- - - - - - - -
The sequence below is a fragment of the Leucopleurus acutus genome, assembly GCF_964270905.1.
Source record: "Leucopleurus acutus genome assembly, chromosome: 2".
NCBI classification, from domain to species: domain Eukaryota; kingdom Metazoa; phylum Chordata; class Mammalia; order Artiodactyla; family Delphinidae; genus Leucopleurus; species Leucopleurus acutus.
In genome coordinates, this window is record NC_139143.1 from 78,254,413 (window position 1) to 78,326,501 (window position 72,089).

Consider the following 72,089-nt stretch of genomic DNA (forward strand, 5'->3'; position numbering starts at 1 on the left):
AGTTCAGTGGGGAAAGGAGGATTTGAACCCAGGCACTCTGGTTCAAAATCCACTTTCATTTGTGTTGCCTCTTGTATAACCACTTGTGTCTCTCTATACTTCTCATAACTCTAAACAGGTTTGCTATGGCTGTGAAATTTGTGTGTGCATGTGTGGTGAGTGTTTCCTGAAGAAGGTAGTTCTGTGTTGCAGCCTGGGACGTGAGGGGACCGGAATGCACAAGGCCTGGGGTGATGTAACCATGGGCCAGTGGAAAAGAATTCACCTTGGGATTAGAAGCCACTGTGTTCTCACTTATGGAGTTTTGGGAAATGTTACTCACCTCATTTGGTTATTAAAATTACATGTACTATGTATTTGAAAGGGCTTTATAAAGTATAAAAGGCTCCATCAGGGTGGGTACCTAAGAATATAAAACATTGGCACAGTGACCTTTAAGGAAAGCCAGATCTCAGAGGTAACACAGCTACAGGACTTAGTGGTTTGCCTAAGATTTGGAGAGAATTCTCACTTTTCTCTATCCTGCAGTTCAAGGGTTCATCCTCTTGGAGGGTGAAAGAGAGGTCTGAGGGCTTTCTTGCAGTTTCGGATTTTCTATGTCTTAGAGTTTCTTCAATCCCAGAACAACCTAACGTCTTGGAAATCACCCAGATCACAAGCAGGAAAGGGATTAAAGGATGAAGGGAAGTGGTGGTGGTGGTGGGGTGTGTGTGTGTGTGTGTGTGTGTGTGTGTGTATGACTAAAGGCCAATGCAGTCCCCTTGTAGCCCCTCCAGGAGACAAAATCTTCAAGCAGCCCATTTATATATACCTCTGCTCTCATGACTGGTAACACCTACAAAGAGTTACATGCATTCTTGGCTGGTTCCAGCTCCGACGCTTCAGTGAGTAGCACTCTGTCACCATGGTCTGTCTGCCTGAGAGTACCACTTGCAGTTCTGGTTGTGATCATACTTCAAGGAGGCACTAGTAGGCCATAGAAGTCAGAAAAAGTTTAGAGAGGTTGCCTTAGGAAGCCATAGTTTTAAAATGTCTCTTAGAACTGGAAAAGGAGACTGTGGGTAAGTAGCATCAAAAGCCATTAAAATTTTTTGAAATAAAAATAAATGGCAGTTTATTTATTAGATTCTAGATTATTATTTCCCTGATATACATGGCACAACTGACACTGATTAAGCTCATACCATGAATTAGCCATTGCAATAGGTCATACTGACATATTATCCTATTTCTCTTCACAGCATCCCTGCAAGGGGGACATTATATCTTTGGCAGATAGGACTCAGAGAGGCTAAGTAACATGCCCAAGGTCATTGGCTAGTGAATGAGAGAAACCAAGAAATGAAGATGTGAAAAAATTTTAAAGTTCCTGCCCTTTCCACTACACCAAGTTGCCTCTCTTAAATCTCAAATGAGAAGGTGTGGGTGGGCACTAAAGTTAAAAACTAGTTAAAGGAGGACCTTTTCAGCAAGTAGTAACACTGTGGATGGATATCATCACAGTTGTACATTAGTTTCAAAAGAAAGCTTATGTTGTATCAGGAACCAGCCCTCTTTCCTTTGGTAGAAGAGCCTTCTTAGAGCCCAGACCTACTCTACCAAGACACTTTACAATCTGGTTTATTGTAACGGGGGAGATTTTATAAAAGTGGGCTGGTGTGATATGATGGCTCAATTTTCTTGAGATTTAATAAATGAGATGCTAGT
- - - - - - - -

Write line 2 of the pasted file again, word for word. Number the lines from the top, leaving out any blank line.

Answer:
Source record: "Leucopleurus acutus genome assembly, chromosome: 2".